Boyle McCauley News

Since 1979 • February-March 2024 • Circulation 5000


GAPSS Hits the Streets of McCauley

From left, Yasushi Ohki (community guide) discusses the concept of “narrow streets” with Peter Kosowan, Daniel Witte, Dezmond Coyes, Jamie Yakimets and Stephen Yakimets. Sheila Thomas

On March 9th, the Geography And Planning Students’ Society (GAPSS) hosted a walking tour of McCauley, focusing on innovative ways to improve the well-being of a neighbourhood. Although GAPSS advocates for students at the U of A, Daniel Witte, VP of events, says “anyone who is interested in these topics is also welcome to join.” The tour was expertly guided by Yasushi Ohki of Green Violin, a non-profit community development company. The following is a partial summary of the outing.

Dependant on zoning approval, Green Violin wishes to construct three small cottages, named Base Camp, on a single lot located at 10718 92nd Street. Along with its mission of building innovative spaces, Yasushi insists, “all Green Violin’s projects must be economically, socially, and environmentally sustainable.” The objective is to continue with designs that are best received by a community.

Nearby, at the juncture of 107a Avenue and 92nd Street, Yasushi directs attention to a neighbourhood icon that had served as a corner store. A City of Edmonton program hopes to revive these community hubs through a system of grants for qualifying applicants.

The history fans among the group were treated to the story of the “jailers’ homes.” These are the tiny houses that were built for staff working at the Alberta Penitentiary that used to stand where the stadiums are now. More than a century old, the remaining few are identical to each other in their unique architecture. Sadly, not one is registered as an historical resource, running the risk of disappearing forever. Jamie Yakimets, a U of A student studying towards a degree in planning, suggests that “they could be turned into mini museums, focusing on the jail and the construction of the homes.”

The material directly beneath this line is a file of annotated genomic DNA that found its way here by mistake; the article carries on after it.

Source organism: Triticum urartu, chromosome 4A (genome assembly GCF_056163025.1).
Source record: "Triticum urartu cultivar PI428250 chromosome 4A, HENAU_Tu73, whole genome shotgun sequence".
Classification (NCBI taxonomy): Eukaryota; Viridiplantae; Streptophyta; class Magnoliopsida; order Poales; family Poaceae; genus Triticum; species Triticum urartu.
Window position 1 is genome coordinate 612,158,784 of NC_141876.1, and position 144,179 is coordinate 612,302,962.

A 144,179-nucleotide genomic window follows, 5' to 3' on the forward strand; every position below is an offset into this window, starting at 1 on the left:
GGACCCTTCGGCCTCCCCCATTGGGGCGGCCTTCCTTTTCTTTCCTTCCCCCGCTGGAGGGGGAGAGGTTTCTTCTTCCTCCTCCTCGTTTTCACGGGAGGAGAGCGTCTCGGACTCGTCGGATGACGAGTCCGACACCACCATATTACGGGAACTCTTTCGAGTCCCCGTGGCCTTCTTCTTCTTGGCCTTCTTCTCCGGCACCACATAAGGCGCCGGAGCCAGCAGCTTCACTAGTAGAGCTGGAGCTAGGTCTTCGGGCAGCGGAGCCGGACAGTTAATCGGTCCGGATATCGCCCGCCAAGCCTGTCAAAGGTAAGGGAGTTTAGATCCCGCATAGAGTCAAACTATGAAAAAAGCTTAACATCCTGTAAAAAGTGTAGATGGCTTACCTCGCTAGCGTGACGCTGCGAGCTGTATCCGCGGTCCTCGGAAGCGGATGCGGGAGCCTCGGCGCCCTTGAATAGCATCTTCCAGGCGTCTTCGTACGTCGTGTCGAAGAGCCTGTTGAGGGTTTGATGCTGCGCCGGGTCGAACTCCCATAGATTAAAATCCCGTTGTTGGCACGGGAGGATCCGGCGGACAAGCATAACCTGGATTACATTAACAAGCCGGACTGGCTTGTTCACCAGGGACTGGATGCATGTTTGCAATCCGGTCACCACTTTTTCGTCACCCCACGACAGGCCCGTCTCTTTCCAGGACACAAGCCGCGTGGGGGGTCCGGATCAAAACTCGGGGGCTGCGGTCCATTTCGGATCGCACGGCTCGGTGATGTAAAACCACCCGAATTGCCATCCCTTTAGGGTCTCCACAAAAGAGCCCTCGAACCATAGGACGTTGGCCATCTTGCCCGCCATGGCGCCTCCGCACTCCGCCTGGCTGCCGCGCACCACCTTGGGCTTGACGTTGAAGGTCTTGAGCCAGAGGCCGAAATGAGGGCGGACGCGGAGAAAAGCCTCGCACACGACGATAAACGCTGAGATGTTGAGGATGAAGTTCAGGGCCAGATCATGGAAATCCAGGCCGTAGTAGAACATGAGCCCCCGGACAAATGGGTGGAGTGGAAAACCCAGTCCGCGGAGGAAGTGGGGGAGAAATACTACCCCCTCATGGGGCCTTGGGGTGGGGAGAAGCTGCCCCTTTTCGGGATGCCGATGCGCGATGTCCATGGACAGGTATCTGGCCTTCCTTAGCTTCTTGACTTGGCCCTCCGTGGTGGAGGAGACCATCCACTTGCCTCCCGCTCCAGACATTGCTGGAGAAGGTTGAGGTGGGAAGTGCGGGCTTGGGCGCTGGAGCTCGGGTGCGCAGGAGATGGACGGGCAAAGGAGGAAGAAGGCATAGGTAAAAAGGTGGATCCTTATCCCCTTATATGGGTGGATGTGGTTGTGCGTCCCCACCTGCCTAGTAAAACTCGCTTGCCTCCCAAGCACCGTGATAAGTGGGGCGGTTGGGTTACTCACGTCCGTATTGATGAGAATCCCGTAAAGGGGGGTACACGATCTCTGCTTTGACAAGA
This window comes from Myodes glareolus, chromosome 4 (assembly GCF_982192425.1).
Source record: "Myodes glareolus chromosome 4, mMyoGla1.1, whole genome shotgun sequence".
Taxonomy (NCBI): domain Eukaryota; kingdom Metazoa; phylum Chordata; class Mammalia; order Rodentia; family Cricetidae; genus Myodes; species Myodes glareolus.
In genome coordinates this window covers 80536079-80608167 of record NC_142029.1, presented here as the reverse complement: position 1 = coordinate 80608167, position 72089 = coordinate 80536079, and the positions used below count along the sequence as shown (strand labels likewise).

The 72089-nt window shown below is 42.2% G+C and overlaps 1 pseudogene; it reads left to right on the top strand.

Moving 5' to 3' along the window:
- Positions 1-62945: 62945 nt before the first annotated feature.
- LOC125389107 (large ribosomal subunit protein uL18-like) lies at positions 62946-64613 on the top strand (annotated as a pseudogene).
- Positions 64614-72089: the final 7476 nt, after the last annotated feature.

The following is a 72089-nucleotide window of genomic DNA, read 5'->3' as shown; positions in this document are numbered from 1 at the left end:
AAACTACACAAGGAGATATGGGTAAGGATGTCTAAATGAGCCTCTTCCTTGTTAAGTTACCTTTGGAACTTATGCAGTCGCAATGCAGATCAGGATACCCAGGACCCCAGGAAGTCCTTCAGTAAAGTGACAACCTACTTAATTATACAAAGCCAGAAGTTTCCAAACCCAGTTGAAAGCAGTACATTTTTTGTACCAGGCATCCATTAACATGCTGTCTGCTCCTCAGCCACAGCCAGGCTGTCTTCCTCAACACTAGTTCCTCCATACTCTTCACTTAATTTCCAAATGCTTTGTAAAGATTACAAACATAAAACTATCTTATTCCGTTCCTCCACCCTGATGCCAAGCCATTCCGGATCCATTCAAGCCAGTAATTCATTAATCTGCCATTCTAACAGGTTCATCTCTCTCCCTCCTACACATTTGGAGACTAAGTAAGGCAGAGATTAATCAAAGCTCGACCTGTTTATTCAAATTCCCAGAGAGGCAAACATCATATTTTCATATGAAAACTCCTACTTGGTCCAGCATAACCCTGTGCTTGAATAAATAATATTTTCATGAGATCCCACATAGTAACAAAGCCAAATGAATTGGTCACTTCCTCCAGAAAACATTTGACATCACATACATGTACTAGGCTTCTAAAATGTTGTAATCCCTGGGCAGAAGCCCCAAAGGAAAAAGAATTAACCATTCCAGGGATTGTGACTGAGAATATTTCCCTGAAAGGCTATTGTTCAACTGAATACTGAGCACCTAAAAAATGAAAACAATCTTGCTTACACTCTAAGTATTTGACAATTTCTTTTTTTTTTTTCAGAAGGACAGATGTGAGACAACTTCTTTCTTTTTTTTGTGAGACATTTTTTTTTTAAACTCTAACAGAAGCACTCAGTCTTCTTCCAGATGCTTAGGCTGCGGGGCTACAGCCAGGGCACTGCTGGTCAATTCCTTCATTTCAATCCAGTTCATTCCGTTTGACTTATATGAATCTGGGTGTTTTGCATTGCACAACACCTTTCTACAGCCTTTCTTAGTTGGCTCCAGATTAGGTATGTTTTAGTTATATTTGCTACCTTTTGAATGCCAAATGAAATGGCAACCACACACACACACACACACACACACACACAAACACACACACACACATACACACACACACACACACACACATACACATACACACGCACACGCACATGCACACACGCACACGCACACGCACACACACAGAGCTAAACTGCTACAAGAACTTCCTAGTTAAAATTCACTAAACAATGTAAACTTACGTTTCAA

As the tour moved through McCauley’s alleyways, Yasushi discusses the concept of “narrow streets” and why we needn’t feel afraid to walk these routes alone. He visualizes the transformation of garages into cafes and small shops, creating a safe and welcoming environment for community gatherings.

During the tour, Yasushi pointed out three properties owned by the Edmonton Community Development Company. The ECDC is a non-profit organization that works in partnership with communities to purchase and dispose of derelict residential and commercial entities, then rebuild or transform them into safer, family-friendly properties. An excellent example is the Piazza Plaza. This site now has more community-minded commercial tenants. Peter Kosowan, a graduating business student, says of the ECDC: “Seeing the residents come together like this really showcases the importance of our neighbourhoods across the city and the role they have to play in promoting urban vibrancy.”

Daniel encourages community members to contact GAPSS with event ideas as it is “a really good way to broaden our horizons and bring value to our members.” He can be contacted at

Sheila is semi-retired from the hospitality industry and is an Edmonton history enthusiast.

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